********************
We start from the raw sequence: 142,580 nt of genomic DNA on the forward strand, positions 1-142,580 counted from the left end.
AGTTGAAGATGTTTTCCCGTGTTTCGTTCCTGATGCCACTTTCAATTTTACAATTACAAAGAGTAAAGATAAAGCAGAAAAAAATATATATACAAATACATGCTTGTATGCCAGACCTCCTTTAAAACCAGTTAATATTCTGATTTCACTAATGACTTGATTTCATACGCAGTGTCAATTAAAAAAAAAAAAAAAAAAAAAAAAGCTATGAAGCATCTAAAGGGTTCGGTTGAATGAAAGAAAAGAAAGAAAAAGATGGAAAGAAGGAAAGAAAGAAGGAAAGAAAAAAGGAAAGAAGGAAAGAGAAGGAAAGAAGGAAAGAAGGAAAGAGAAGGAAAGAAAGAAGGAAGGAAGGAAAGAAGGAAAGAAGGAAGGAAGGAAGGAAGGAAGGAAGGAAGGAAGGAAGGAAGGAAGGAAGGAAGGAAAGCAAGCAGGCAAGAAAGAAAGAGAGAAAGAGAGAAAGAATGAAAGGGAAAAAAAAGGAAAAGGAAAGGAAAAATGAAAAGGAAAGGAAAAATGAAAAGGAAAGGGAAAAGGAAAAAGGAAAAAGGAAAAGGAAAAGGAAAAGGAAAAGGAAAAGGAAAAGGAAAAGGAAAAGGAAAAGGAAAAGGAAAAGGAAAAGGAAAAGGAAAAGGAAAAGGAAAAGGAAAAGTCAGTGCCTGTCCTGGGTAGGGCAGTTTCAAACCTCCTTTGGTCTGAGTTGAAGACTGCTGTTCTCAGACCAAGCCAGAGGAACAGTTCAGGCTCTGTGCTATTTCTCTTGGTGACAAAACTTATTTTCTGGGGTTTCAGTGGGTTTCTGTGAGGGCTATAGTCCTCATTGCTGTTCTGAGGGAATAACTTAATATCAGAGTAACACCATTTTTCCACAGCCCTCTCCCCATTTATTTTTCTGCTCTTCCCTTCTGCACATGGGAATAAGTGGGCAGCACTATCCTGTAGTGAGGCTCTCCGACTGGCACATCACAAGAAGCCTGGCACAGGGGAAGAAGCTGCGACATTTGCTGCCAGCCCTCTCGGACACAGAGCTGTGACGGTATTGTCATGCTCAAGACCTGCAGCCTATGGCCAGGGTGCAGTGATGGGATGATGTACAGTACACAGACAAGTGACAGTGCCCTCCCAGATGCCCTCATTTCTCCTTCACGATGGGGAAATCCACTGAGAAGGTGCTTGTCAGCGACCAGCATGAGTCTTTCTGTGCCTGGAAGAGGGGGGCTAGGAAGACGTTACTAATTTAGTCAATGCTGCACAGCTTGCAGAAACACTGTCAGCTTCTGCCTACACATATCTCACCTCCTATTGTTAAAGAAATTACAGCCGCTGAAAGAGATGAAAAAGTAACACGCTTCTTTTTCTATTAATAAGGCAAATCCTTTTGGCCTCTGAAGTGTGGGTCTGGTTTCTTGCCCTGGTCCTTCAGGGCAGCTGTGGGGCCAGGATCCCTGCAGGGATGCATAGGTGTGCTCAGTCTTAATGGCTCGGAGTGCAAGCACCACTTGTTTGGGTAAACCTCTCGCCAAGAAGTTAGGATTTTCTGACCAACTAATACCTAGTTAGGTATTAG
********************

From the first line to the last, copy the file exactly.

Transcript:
We start from the raw sequence: 142,580 nt of genomic DNA on the forward strand, positions 1-142,580 counted from the left end.
AGTTGAAGATGTTTTCCCGTGTTTCGTTCCTGATGCCACTTTCAATTTTACAATTACAAAGAGTAAAGATAAAGCAGAAAAAAATATATATACAAATACATGCTTGTATGCCAGACCTCCTTTAAAACCAGTTAATATTCTGATTTCACTAATGACTTGATTTCATACGCAGTGTCAATTAAAAAAAAAAAAAAAAAAAAAAAAGCTATGAAGCATCTAAAGGGTTCGGTTGAATGAAAGAAAAGAAAGAAAAAGATGGAAAGAAGGAAAGAAAGAAGGAAAGAAAAAAGGAAAGAAGGAAAGAGAAGGAAAGAAGGAAAGAAGGAAAGAGAAGGAAAGAAAGAAGGAAGGAAGGAAAGAAGGAAAGAAGGAAGGAAGGAAGGAAGGAAGGAAGGAAGGAAGGAAGGAAGGAAGGAAGGAAGGAAAGCAAGCAGGCAAGAAAGAAAGAGAGAAAGAGAGAAAGAATGAAAGGGAAAAAAAAGGAAAAGGAAAGGAAAAATGAAAAGGAAAGGAAAAATGAAAAGGAAAGGGAAAAGGAAAAAGGAAAAAGGAAAAGGAAAAGGAAAAGGAAAAGGAAAAGGAAAAGGAAAAGGAAAAGGAAAAGGAAAAGGAAAAGGAAAAGGAAAAGGAAAAGGAAAAGGAAAAGGAAAAGTCAGTGCCTGTCCTGGGTAGGGCAGTTTCAAACCTCCTTTGGTCTGAGTTGAAGACTGCTGTTCTCAGACCAAGCCAGAGGAACAGTTCAGGCTCTGTGCTATTTCTCTTGGTGACAAAACTTATTTTCTGGGGTTTCAGTGGGTTTCTGTGAGGGCTATAGTCCTCATTGCTGTTCTGAGGGAATAACTTAATATCAGAGTAACACCATTTTTCCACAGCCCTCTCCCCATTTATTTTTCTGCTCTTCCCTTCTGCACATGGGAATAAGTGGGCAGCACTATCCTGTAGTGAGGCTCTCCGACTGGCACATCACAAGAAGCCTGGCACAGGGGAAGAAGCTGCGACATTTGCTGCCAGCCCTCTCGGACACAGAGCTGTGACGGTATTGTCATGCTCAAGACCTGCAGCCTATGGCCAGGGTGCAGTGATGGGATGATGTACAGTACACAGACAAGTGACAGTGCCCTCCCAGATGCCCTCATTTCTCCTTCACGATGGGGAAATCCACTGAGAAGGTGCTTGTCAGCGACCAGCATGAGTCTTTCTGTGCCTGGAAGAGGGGGGCTAGGAAGACGTTACTAATTTAGTCAATGCTGCACAGCTTGCAGAAACACTGTCAGCTTCTGCCTACACATATCTCACCTCCTATTGTTAAAGAAATTACAGCCGCTGAAAGAGATGAAAAAGTAACACGCTTCTTTTTCTATTAATAAGGCAAATCCTTTTGGCCTCTGAAGTGTGGGTCTGGTTTCTTGCCCTGGTCCTTCAGGGCAGCTGTGGGGCCAGGATCCCTGCAGGGATGCATAGGTGTGCTCAGTCTTAATGGCTCGGAGTGCAAGCACCACTTGTTTGGGTAAACCTCTCGCCAAGAAGTTAGGATTTTCTGACCAACTAATACCTAGTTAGGTATTAG